The Relationship between Wolves and Elk: Are wolves decimating the elk population?

A lone wolf trots past a herd of elk.
USFWS Mountain-Prairie, Public domain, via Wikimedia Commons

One of the most common arguments in discussions of wolf management is the idea that wolves are decimating the elk population. It’s a logical thought. Wolves eat elk. More wolves must mean less elk.

This conclusion has shaped our wildlife management practices as well as our public perception of the wolf. But a lot has changed since the days of Little Red Riding Hood and the Big Bad Wolf. We’ve learned that things are rarely as simple as they may appear, especially in complex ecosystems and that there are many indirect effects that must be considered.

Wolves and elk have coexisted since long before humans showed up, evolving together and bringing balance to one another as well as to the ecosystems they share. We have often misinterpreted this relationship, applying our own logic and human experience and overlooking their part in the larger natural system.

Direct Predation

Let’s take a step back and look at the “more wolves equals less elk” idea. It is absolutely true that wolves hunt elk for survival, and about a million years of evolution has made them pretty good at it.

But even just looking at direct predation statistics, wolves don’t deserve the spotlight. Mountain lions, bears, and coyotes have been known to predate on elk just as much or more than wolves.

Idaho Fish and Game conducted a study in the winters of 2015-17, studying elk mortality. In the first two winters, 14% of the elk being studied were killed by mountain lions and only 3% by wolves. In 2017, the trend held true with mountain lions taking 16% and wolves 6%.

To provide some context for this particular study, the location is the panhandle of Idaho, one of the densest wolf populations in the country. It was conducted in the winter, when wolves kill the most elk because of their advantage in the snow. Finally, it spanned 2015-2017, near the peak of wolf population in the state.

It’s also worth mentioning that the human hunters kill more elk than wolves, but that’s a discussion for another time.  

Change in Behavior

As I mentioned above, direct predation is only the surface of the issue. The real impact comes from the wolves’ indirect effects on elk behavior.

The relationship between wolves and elk is ancient and complex, even more so than with other predators. While other predators may kill similar amounts of elk, their hunting strategies are more inconsistent, based on ambush or opportunity.

Wolves on the other hand are engaged in a constant game of cat and mouse with the elk. They are an almost constant presence in their lives.

Over time, the elk were able to learn how the wolves hunt and take steps to minimize their interactions with them. This shapes many aspects of their lives, determining their behavior and daily activity.

It’s important to understand that not only do wolves keep the elk population in check, they also keep them from spending too much time in one place. With wolves around, they are more cautious. They don’t spend too much time in one place and avoid open areas. This natural survival instinct not only protects them from predators but also from overgrazing, allowing their food source to grow back.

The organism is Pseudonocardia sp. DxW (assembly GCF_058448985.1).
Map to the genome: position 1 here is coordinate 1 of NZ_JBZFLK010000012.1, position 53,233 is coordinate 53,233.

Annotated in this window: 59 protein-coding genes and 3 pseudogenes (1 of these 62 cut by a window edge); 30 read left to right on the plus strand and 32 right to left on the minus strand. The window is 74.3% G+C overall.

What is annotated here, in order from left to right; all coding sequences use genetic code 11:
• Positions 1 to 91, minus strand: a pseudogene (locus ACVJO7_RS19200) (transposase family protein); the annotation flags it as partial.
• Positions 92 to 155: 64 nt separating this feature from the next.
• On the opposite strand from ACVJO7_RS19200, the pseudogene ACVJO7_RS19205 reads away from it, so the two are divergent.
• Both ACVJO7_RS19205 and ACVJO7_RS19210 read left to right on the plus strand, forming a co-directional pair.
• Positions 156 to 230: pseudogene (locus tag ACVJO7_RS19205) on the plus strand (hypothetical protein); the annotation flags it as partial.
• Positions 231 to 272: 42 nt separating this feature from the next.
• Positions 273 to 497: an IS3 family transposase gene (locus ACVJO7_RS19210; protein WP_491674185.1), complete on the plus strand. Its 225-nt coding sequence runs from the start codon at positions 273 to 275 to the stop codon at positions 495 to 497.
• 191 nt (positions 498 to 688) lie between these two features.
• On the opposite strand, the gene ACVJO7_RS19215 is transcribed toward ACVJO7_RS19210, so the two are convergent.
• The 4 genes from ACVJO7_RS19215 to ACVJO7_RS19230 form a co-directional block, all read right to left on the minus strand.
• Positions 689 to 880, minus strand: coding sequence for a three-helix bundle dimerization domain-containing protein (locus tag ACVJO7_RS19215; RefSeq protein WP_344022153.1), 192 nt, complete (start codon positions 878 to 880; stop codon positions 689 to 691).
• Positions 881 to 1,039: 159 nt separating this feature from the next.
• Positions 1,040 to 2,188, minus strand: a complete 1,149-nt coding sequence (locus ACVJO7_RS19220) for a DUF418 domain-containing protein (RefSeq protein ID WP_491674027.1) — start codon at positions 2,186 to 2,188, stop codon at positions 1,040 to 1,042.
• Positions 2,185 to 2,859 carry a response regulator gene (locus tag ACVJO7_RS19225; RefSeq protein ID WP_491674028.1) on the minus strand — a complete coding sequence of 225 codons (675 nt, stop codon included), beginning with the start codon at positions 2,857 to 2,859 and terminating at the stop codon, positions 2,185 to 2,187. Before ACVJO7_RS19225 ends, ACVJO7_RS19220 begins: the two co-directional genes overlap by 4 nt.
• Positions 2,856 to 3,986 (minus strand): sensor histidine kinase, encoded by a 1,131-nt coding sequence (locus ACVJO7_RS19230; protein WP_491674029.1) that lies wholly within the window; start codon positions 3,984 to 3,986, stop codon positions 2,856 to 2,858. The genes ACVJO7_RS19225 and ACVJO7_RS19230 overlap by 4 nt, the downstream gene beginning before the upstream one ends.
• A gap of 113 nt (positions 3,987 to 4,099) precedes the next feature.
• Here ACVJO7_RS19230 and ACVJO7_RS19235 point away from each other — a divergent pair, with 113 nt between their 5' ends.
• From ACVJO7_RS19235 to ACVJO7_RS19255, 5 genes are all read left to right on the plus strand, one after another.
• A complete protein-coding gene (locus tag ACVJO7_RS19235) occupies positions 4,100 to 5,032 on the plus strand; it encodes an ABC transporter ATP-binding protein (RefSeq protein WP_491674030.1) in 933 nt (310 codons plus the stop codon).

Yellowstone National Park from Yellowstone NP, USA, Public domain, via Wikimedia Commons

After the wolves were killed off, elk were without their natural predator for over 50 years. At first, their numbers skyrocketed of course, but they soon began to suffer from overpopulation.

Without the wolves, they were now able to graze without regulation. Elk lived longer and had more babies, which multiplied their effect on the landscape. They ate away entire prairies and valleys and then began to starve when the land could no longer support their numbers.

This of course had negative effects for the elk themselves in the form of disease and starvation. But it also hurt the surrounding environment through deforestation, erosion, increased risk of fires, and lack of biodiversity.

Having more elk than the land could handle caused problems for society as well by increasing deer-vehicle collisions and grazing on agricultural production land.

Local governments tried to solve the problem by encouraging elk hunting, but in time this made things even worse. The human hunters targeted the big strong bull elk, leaving behind the sick and weak. This led to herds that were large in population but weakened by disease and an ever-decreasing food source.

Trophic Cascades

Then the wolves were reintroduced. They hunted the elk, bringing their population back to a healthy size. More importantly, they targeted the easy prey – the weak and diseased members of the herd, making it stronger over time.

The elk remembered to fear open spaces, balanced their grazing time with time spent hidden in the forests. This allowed the vegetation to grow back, providing the food source that had been missing. In Yellowstone National Park, we see that within about ten years of reintroduction, both populations had leveled out at healthy numbers. The ecosystem was strong and balanced in a way that it had not been in many years.

Counts of wolves, elk, and bison in northern Yellowstone National Park from 1995-2016, U.S. National Park Service, Public Domain, via https://www.nps.gov/yell/upload/Wolf_Report_2016.pdf

The problem comes when hunters and tourists are no longer able to see herds of elk lining the streets and come to the conclusion that the wolves must have killed them all. In reality, they are there and healthier than ever before. It just takes a little more work to find them.

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